A second key to entering a place of deep rest calls us to imitate God and look back, savoring all that He enabled us to do during the previous six days. The doctor looks back in her imagination upon the faces of the patients she has treated. The waitress, the customers she has served. The trucker, the loads he delivered. The teacher, the lessons his students learned.

Looking back moves the soul from anxiety to celebration as it disciplines itself to survey the beauty of a steady stream of accomplishments, each a trophy to the God who was right there empowering us every step of the way. That simple exercise has immense power to lay a soul down into deep rest by stiff-arming the intrusions of future “undones” as it relishes the joys of past “dones.” For what the soul is doing at such moment is supercharging itself with wonder and gratitude at the remarkable faithfulness of God who was right there with us during every moment of those six days past, assuring it that so much went well, once again.

I wonder if my neighbors just might think I’m nuts. Like all good Lyndenites, I edge, trim and mow my lawn faithfully every Saturday. It’s a rite around here. When finished, I stow my equipment and then do something which, if they are watching, might suggest to them I’m a little “off.” I take a good ten minutes and just walk around my lawn, and yes, frankly, I admire what I and my equipment have just achieved! I marvel at the sharp edges around the flowerbeds and savor the smells of newly mown turf. Odd? No. Like God? Yes.

Now God did something there that is crucial to being able to rest. He affirmed his work as valuable; He gave it worth. He savored its beauty. He celebrated His accomplishment. The three persons of the Trinity rejoiced in what They had made, rejoiced in Their workmanship.

They stopped, turned around (unlike the other six days which were all forward looking, this was backward looking; from all the undone work ahead to the finished work behind), looked back, and They delighted in Their finished work.

Do you ever do that at the end of your work week? Your day of rest begins by looking back. Let’s say you deliver and pick up mail. Do you ever think back to all the people you serve every week by bringing them their mail? Think of the hundreds of people who every week find something in their mailbox they have just been waiting for – and you brought it to them. Now that is something to savor, to celebrate.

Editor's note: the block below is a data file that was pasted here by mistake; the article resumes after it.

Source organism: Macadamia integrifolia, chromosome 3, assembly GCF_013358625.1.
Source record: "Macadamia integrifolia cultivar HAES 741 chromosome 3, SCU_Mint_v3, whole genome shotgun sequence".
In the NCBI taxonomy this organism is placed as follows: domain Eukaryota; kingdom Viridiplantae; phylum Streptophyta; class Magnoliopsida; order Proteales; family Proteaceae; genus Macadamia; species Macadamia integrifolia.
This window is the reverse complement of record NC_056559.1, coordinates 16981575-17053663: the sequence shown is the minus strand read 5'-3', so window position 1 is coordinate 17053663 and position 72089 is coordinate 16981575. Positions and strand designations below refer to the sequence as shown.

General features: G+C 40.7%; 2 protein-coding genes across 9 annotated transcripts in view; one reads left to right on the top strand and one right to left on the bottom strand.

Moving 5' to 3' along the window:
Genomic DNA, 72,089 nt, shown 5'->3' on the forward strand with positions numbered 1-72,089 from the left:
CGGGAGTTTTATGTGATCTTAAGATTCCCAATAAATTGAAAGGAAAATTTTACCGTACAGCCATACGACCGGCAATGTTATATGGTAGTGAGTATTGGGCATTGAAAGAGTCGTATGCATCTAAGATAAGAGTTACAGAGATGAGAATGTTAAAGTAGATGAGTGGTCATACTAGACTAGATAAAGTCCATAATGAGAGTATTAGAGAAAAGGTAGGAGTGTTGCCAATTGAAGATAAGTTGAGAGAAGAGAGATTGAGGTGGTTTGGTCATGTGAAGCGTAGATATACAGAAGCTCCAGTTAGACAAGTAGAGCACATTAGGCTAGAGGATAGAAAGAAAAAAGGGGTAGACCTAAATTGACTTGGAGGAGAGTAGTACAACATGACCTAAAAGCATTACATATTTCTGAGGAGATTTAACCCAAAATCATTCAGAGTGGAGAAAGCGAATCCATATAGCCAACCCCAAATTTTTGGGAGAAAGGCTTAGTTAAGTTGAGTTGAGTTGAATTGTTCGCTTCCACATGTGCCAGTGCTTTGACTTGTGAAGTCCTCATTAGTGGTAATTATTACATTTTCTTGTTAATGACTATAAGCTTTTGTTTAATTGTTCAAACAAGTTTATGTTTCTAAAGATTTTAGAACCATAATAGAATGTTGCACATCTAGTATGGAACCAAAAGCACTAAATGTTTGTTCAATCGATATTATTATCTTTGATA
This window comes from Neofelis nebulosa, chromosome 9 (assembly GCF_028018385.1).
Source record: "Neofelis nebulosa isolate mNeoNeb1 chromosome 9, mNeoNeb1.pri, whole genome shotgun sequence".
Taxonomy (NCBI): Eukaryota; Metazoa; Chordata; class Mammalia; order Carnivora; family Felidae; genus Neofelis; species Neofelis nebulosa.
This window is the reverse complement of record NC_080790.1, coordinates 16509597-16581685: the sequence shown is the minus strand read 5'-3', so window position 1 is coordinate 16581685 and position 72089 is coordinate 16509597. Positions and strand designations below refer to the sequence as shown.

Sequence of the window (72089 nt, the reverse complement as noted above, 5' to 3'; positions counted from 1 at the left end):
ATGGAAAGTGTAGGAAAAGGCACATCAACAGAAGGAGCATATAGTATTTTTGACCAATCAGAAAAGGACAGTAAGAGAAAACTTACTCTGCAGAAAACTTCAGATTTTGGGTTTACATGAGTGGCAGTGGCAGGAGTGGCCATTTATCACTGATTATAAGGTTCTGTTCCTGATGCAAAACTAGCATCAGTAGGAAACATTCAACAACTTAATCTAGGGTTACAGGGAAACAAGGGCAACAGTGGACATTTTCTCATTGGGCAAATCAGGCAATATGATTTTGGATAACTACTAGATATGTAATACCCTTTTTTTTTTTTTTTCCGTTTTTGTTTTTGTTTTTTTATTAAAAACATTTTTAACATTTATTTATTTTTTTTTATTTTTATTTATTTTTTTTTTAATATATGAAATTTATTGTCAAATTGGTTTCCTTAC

Most of us try not to think about our work on our day off. Not God. God entered his Sabbath by ruminating, savoring, delighting in what he had just done. One of the key elements of deep rest is savoring a sense of accomplishment. This is what shelters us from the tyranny of future tasks charging in and infecting our rest. You rest when you learn to resist this “Oh, there is so much I have yet to do” (which is very true for all of us) to “But look at what we have managed to accomplish.” We are so driven by the demands of the future that we have forgotten to pause and take delight in the regular accumulation of the accomplishments of our lives.

Ceasing from all work

There is a third Sabbath practice to consider, but be forewarned: you may not like this. In fact, you may think I’m just being a fussy old legalist. We cannot truly Sabbath, unless every 7th day we totally cease, as much as is reasonably possible, our daily work for 24 hours and refuse to come anywhere near it. We don’t even check our phones for work-related text messages. Why? Because of the explicit prohibition in the commandment itself: “On it you shall not do any work.” Worship? Yes! Play? Sure. Work? None. Zilch. Nada.

When deadlines, demands, homework and duties bear down on us relentlessly this may seem hard. Who can afford this, especially in today’s highly competitive, low profit margin, economy? Close up shop, one day a week? Ridiculous. Students stay away from studies a full day in every seven? Sure way to flunk out!

Really? Are you so sure it’s ridiculous? Have you checked that with conservative Southern Baptist Truett Cathy, who, from the beginning in 1946 insisted that his fast food Chick-fil-A restaurants be closed every Sunday? Today there are over 2,200 of them, and they are flourishing. In 2014 the chain was #9 in total profit among all fast food restaurants, but #1, by far, in profitability per store. Each store earned $3.2 million vs. second place McDonalds at $2.6 million. They have been #1 in customer service for years. Rested and cared for employees are much more industrious and compassionate, and the result is customer loyalty that creates long lines in the drive-in lane and tidy profits at the bank. And they are closed everywhere, every Sunday.